In addition to the Digital Asia Hub, a think tank on internet and society research founded in 2015 and based in Hong Kong, HIIG is now launching a platform to coordinate internet research centers in the whole of Europe. At the heart of the hub’s work is independent and interdisciplinary research about the opportunities and challenges of digital technology, innovation and European society. HIIG will be coordinating and leading the hub for the first two years. The first steps for the newly founded European Hub will be to create a common European research agenda, regional workshops and conferences as well as developing guidelines and ethical standards for internet research.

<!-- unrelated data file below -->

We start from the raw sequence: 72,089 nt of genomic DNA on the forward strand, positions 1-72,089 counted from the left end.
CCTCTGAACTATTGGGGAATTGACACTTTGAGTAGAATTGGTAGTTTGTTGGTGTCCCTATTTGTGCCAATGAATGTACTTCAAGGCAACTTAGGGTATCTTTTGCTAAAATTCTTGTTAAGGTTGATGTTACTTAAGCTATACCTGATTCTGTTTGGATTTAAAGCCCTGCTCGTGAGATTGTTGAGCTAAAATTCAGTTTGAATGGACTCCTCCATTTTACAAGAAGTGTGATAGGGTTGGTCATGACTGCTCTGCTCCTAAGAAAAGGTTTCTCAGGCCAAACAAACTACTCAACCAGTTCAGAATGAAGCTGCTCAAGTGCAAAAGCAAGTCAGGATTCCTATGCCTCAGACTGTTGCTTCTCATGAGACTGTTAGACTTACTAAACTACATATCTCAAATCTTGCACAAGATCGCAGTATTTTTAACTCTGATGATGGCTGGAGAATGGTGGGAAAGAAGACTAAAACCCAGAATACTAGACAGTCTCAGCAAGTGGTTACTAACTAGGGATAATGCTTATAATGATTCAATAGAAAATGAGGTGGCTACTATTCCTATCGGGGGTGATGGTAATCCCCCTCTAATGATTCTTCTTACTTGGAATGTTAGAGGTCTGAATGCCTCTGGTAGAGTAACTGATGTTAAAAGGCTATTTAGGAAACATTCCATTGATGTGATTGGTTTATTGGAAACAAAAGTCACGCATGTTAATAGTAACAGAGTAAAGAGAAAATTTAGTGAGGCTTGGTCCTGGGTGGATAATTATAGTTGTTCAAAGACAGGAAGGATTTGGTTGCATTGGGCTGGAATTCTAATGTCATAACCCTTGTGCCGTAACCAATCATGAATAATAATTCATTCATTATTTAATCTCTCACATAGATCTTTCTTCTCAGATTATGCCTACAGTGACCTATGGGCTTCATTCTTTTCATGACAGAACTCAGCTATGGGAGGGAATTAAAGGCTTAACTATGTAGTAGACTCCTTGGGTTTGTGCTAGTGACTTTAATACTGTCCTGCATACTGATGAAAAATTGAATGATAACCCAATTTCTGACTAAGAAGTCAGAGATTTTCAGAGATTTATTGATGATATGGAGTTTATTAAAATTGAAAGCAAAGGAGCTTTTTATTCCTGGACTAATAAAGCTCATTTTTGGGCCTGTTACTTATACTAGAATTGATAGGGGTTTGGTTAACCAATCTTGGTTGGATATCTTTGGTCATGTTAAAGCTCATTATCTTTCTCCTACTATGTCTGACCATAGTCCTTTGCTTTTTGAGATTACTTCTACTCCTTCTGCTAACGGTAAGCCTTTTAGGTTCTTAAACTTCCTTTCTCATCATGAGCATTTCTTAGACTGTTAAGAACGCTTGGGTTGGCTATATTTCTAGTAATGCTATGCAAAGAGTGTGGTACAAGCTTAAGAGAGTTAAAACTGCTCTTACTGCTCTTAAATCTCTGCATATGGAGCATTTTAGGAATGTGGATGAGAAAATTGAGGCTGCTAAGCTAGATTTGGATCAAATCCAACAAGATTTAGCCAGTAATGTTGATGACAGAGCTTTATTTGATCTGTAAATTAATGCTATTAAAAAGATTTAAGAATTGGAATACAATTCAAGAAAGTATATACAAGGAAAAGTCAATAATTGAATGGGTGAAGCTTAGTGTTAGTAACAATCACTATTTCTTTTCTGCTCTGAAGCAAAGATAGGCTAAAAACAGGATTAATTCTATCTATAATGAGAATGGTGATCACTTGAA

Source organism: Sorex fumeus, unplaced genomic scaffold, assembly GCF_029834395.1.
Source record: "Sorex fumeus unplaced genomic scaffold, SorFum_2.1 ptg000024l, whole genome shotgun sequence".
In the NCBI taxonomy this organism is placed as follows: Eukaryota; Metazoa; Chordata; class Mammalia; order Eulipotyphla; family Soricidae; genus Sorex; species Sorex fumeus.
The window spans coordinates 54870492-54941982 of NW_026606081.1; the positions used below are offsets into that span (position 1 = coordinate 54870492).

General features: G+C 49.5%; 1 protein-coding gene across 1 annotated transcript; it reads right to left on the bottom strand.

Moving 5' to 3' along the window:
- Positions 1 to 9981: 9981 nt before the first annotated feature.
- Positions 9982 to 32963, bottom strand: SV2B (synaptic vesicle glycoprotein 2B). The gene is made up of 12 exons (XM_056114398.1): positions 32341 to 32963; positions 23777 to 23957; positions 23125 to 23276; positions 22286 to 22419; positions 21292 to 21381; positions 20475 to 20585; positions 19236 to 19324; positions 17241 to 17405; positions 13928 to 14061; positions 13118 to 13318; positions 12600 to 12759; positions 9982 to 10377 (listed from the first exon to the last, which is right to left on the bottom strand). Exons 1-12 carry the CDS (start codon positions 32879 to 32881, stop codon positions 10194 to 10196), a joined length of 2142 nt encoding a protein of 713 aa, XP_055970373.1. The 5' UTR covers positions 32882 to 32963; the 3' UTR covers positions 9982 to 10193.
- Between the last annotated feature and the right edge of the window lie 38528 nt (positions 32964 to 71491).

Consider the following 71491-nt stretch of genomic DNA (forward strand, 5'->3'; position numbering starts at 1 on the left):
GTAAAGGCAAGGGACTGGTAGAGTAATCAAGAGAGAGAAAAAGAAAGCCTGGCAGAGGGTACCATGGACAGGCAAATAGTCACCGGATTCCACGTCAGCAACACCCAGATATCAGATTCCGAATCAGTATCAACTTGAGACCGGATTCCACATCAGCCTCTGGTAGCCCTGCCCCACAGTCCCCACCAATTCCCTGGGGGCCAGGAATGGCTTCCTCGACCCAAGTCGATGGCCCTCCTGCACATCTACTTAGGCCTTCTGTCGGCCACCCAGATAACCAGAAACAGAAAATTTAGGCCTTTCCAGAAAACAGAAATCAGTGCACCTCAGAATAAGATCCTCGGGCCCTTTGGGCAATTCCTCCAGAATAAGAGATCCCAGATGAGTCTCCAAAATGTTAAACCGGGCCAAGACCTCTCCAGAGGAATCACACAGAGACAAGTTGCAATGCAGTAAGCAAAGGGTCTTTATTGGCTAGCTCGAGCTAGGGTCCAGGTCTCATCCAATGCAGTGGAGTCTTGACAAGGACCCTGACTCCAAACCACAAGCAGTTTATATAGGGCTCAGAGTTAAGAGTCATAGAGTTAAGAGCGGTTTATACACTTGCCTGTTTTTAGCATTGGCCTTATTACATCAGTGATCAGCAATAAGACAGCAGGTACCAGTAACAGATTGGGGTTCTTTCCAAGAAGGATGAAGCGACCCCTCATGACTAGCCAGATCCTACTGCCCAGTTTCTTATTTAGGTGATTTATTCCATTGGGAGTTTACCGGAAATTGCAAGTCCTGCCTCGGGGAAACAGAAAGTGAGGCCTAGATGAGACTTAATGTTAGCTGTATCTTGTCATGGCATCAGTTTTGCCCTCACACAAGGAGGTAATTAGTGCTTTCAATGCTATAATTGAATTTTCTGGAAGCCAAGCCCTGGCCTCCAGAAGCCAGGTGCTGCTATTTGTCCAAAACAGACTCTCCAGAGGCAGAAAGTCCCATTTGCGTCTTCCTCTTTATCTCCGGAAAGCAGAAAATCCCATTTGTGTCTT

The first common research focus during the next months will be the topic of “artificial intelligence”. Some first steps have already been taken to facilitate exchange between outstanding researchers on the effects of “artificial intelligence” on human rights: HIIG and the Hans-Bredow-Institute for Media Research (HBI) organised the workshop Algorithmic Decision Making and its Human Rights Implications. Algorithms and the “Internet of Things” directly influence human behaviour both online and offline. The workshop showed – with examples ranging from expert systems in job agencies to the digital arms race – the importance of different disciplines working together to research those phenomena. Here, the focus should not only be on technology but also on the political, social and economic contexts. The narratives and terms we use to understand the application of “artificial intelligence” are of growing importance for exchange between different disciplines.